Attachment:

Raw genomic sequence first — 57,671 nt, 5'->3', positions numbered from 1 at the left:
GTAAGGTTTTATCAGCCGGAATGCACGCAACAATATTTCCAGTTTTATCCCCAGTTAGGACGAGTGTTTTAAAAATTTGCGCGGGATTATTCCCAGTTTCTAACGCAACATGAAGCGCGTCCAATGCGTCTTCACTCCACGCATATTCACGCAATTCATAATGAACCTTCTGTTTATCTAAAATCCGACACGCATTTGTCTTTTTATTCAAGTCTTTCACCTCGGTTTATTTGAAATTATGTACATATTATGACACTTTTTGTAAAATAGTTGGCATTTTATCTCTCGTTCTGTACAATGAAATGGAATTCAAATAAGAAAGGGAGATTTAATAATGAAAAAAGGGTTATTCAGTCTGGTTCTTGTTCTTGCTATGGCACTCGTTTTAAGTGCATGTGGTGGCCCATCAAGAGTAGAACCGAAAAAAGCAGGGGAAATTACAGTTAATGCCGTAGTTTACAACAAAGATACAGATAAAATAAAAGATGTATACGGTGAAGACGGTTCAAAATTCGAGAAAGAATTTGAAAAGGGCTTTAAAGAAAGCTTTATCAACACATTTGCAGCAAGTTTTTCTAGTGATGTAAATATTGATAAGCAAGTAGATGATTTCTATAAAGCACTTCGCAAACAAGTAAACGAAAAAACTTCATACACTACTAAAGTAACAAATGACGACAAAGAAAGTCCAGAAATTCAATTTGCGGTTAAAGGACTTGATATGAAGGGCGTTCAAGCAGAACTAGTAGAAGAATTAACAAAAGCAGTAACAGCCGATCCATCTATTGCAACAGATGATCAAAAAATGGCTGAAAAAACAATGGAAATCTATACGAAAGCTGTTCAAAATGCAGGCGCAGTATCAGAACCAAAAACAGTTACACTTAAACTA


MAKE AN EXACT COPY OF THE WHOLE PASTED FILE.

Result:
Raw genomic sequence first — 57,671 nt, 5'->3', positions numbered from 1 at the left:
GTAAGGTTTTATCAGCCGGAATGCACGCAACAATATTTCCAGTTTTATCCCCAGTTAGGACGAGTGTTTTAAAAATTTGCGCGGGATTATTCCCAGTTTCTAACGCAACATGAAGCGCGTCCAATGCGTCTTCACTCCACGCATATTCACGCAATTCATAATGAACCTTCTGTTTATCTAAAATCCGACACGCATTTGTCTTTTTATTCAAGTCTTTCACCTCGGTTTATTTGAAATTATGTACATATTATGACACTTTTTGTAAAATAGTTGGCATTTTATCTCTCGTTCTGTACAATGAAATGGAATTCAAATAAGAAAGGGAGATTTAATAATGAAAAAAGGGTTATTCAGTCTGGTTCTTGTTCTTGCTATGGCACTCGTTTTAAGTGCATGTGGTGGCCCATCAAGAGTAGAACCGAAAAAAGCAGGGGAAATTACAGTTAATGCCGTAGTTTACAACAAAGATACAGATAAAATAAAAGATGTATACGGTGAAGACGGTTCAAAATTCGAGAAAGAATTTGAAAAGGGCTTTAAAGAAAGCTTTATCAACACATTTGCAGCAAGTTTTTCTAGTGATGTAAATATTGATAAGCAAGTAGATGATTTCTATAAAGCACTTCGCAAACAAGTAAACGAAAAAACTTCATACACTACTAAAGTAACAAATGACGACAAAGAAAGTCCAGAAATTCAATTTGCGGTTAAAGGACTTGATATGAAGGGCGTTCAAGCAGAACTAGTAGAAGAATTAACAAAAGCAGTAACAGCCGATCCATCTATTGCAACAGATGATCAAAAAATGGCTGAAAAAACAATGGAAATCTATACGAAAGCTGTTCAAAATGCAGGCGCAGTATCAGAACCAAAAACAGTTACACTTAAACTA